The Joy and Sadness of Pomp and Circumstance

The Joy and Sadness of Pomp and Circumstance

Published on Thu, Oct 24 2013 by Anonymous
Written by Marilyn Pendelton, RN, MEd, LNC, CSN
 
 
Now that the months of May and June have come to completion, we must recognize the impact that graduations have upon students, their families and the education community. My four graders openly articulated anticipated losses when the school year progressed towards closure. The frequency of their visits intensified, visiting me at the start of the school day, during their lunch periods and at the end of the day. The recurring theme of their conversations, “Miss Marilyn, I feel like I’m going to cry.” “I’m so sad; I won’t be going to the same school with my friends.” “I’m going to miss you and my teacher’s”. The weeks leading up to move-up day ceremonies were filled to the brim with emotions. One student stated, “People keep telling me ‘don’t feel sad and that I’ll make new friends’.” Despite the overwhelming influx of injured and sick students’, conferencing with parents, and coordinating care with various agencies, it was imperative that I took the time to educate the children that what they were experiencing was completely normal and they were entitled to their feelings.
 
Move up day arrived and the ceremonies commenced! Many smiles illuminated the auditorium. Accompanying the smiles were numerous sobbing students, males as well as females. Smiles…sobs…smiles. I promised them I would show up with Kleenex.
 
They checked to see if I were true to my word.
 
On a very personal perspective, what a momentous occasion receiving my bachelor’s degree from Widener University many, many years ago. No tears at commencement for me. The toughest part was transitioning from the role of a temporary summer employee/college student to working full-time as a nurse with a car payment. I described it as short of traumatic. I felt blind-sided. No more fancy-free life of a college co-ed. I had difficulty accepting my newly assigned position in life. When the following fall semester arrived, I visited the campus no less than weekly until I finally settled into my new life as a working adult.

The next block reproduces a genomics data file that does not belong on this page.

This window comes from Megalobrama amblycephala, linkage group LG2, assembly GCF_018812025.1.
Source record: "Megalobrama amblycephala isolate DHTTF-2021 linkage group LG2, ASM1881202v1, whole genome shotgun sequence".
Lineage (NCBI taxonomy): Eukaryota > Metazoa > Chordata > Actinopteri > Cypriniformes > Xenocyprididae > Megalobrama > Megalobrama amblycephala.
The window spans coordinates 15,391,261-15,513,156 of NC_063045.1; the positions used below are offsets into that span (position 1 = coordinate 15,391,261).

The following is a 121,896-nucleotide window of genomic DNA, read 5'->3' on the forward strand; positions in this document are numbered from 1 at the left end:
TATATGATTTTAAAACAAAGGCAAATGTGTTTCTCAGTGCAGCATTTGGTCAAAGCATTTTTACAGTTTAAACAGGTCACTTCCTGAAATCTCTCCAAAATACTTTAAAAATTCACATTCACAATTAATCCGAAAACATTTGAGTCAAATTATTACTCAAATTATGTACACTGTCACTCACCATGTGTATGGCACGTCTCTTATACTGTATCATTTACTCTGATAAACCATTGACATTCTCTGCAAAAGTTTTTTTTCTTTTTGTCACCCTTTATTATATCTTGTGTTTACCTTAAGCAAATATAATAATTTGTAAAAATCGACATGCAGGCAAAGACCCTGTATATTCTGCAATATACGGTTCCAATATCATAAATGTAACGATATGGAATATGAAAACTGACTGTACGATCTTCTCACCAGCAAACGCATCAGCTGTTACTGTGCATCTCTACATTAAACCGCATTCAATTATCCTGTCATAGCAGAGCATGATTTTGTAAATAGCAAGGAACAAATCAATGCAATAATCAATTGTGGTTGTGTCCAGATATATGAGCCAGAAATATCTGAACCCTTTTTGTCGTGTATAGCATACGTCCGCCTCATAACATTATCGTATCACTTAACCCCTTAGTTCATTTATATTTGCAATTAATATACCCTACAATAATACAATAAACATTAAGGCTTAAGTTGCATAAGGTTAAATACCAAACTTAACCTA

Summer break is now in full swing; consider the changes or the end in familiar patterns of behavior. Patterns and behaviors established over the last ten months. One mother would call me first thing in the morning at least 3 to 5 days a week when her son was had complications related to a chronic illness that required follow up by the school nurse. Melancholy feelings related to the loss of relationships can affect not only students (pre-k through college) but also cafeteria staff, parents, custodians, teachers, administrators, crossing guards, and yes even the school nurse. As the multitude of students embark on a new chapter in their lives, do not forget to offer a word of encouragement, a hug or a listening ear.
 
This is dedicated to the class of 2012. CONGRATULATIONS!!
 
 
Marilyn Pendelton, RN, MEd, LNC, CSN
Heal. Inspire. Educate. Empower.
 
 

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My name is Dr. Stephen Jones and Ive known Marilyn Pendelton for more than 30 years and she is an outstanding professional. Marilyn cares that she is making a positive contribution to the personal and emotional growth of people of all ages. She diligently works on educating and inspiring people to make positive changes in their lives. You can count on Marilyn Pendelton to have a positive attitude and to create enthusiasm for life wherever she may go. Marilyn is a leader who will give one hundred percent of her time to help make a difference in someone’s future. She has never wavered from understanding that people need help from someone who really knows how to listen and respond.
 
I highly recommend Marilyn Pendelton’s services she is devoted to ensuring that people can face their challenges and experience positive outcomes. You will not find a better communicator, leader and care giver like Marilyn Pendelton. She has committed her life to achieving excellence in all that she does. Marilyn is a mature professional who is willing to face the challenge of leadership wherever she has works. If you require additional details feel free to call me at 610-842-3843.
- Dr. Stephen Jones
Associate Dean of Students and Strategic Planning, Villanova University
Wed, Oct 23 2013
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